3. The system for detecting the location of an object in three-dimensional space as set forth in claim 1 wherein said signal processing system measures the distance separating said transducer from said one or more receiving stations by measuring the time-of-flight of said electromagnetic signal between said surface wave acoustic transducer and each of said one or more receiving stations.
4. The system for detecting the location of an object in three-dimensional space as set forth in claim 1 wherein said signal processing system measures the angle-of-arrival of said modified electromagnetic signal by measuring the phase difference between said modified electromagnetic signal as received by two or more spaced-apart receiving antennae.
5. A system for tracking file position of each of a plurality of different objects in three dimensional space comprising, in combination,
at least one transmitter for transmitting a sequence of electromagnetic interrogation signals each of which has a predetermined wave shape,
a transducer attached to each of said objects comprising:
a piezoelectric substrate,
a receiving antenna for receiving said electromagnetic signals,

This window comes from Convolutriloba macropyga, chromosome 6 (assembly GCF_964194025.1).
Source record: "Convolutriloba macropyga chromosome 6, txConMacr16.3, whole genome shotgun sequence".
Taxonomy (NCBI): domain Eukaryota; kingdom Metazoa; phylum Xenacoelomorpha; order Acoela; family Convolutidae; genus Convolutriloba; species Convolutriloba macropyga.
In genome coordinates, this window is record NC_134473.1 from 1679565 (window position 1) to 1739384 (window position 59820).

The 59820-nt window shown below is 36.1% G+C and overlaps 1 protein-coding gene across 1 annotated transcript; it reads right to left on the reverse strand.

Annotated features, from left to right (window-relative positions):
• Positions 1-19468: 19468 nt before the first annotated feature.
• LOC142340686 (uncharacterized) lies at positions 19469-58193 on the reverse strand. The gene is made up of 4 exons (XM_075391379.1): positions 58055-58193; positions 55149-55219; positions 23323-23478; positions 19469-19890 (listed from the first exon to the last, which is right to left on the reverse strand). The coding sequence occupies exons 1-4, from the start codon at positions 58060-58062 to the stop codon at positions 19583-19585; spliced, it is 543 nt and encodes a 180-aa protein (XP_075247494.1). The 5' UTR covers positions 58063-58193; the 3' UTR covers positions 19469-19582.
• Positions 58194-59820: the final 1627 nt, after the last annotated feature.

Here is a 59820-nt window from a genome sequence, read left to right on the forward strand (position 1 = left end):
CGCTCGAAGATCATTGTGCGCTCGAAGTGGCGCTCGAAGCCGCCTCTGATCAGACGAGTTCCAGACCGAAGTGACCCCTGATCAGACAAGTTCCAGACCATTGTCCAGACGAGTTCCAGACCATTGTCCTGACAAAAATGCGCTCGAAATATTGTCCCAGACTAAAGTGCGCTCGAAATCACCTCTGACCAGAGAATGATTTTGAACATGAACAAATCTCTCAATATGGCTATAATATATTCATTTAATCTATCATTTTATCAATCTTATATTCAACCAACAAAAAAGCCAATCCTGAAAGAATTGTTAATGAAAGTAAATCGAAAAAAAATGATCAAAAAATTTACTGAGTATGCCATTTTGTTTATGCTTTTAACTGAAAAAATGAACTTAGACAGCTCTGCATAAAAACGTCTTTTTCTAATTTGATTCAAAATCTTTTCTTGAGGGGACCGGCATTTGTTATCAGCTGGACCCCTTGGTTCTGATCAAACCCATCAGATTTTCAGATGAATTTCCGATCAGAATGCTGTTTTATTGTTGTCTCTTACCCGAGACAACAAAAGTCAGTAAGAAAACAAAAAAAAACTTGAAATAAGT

a first set of conductive elements connected to said receiving antenna for converting one at least one of said interrogation signals into a surface acoustic wave,
a second set of conductive elements positioned in a path of travel of said surface acoustic wave at a first distance from said first set of conductive elements to produce a response signal having detectable properties that identify said transducer, for transmission back to said one or more transmitting stations as an electromagnetic signal,
a third set of conductive elements positioned in a path of travel of said surface being shorter than said first distance, such that said third set of conductive elements produces a control signal that occurs prior to the production of said response signal,
a transmitting antenna,